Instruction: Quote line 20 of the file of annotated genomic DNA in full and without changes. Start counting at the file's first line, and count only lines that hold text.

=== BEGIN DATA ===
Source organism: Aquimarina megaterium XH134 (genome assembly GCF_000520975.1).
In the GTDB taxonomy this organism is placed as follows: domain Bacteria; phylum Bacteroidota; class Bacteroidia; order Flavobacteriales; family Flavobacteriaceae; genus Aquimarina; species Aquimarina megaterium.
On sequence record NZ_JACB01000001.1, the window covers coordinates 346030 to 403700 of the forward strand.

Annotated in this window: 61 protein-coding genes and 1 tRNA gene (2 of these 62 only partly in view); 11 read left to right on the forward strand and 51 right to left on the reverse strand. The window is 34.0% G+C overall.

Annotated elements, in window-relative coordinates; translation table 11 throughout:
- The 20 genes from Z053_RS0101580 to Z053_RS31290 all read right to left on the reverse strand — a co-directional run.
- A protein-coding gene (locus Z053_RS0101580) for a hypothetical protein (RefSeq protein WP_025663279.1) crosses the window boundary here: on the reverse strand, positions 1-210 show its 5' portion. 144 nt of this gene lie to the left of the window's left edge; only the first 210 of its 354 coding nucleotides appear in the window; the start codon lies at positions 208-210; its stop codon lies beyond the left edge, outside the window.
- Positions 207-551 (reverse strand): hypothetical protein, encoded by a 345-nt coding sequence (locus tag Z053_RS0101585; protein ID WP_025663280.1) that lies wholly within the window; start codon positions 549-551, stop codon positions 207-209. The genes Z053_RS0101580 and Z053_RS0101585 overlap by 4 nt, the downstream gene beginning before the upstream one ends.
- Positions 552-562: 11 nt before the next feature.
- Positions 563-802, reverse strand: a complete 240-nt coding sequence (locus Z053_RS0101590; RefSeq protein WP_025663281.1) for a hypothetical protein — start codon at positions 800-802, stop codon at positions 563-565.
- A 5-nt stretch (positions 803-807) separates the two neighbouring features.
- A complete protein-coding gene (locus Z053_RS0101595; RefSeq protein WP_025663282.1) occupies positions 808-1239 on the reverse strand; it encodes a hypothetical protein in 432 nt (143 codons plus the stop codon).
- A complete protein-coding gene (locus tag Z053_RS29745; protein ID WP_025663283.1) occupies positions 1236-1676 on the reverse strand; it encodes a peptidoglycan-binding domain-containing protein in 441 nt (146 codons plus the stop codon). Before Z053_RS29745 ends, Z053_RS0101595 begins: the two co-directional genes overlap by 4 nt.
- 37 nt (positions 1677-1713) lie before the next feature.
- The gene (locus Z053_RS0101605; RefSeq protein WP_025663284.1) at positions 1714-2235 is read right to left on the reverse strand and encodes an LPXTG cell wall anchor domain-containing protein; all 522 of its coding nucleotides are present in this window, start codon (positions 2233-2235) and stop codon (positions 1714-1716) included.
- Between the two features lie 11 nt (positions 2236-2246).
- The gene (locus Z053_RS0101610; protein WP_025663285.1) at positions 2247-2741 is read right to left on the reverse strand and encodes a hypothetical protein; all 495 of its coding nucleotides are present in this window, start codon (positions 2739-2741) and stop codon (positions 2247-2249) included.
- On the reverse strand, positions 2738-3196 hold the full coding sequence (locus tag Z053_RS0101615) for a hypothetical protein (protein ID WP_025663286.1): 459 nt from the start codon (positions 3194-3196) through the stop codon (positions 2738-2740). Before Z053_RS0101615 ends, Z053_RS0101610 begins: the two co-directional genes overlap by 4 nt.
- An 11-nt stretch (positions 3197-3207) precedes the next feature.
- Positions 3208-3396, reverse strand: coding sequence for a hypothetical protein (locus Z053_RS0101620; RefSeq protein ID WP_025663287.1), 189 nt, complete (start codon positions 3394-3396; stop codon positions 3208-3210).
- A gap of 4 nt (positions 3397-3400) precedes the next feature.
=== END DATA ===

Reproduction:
- Positions 3208-3396, reverse strand: coding sequence for a hypothetical protein (locus Z053_RS0101620; RefSeq protein ID WP_025663287.1), 189 nt, complete (start codon positions 3394-3396; stop codon positions 3208-3210).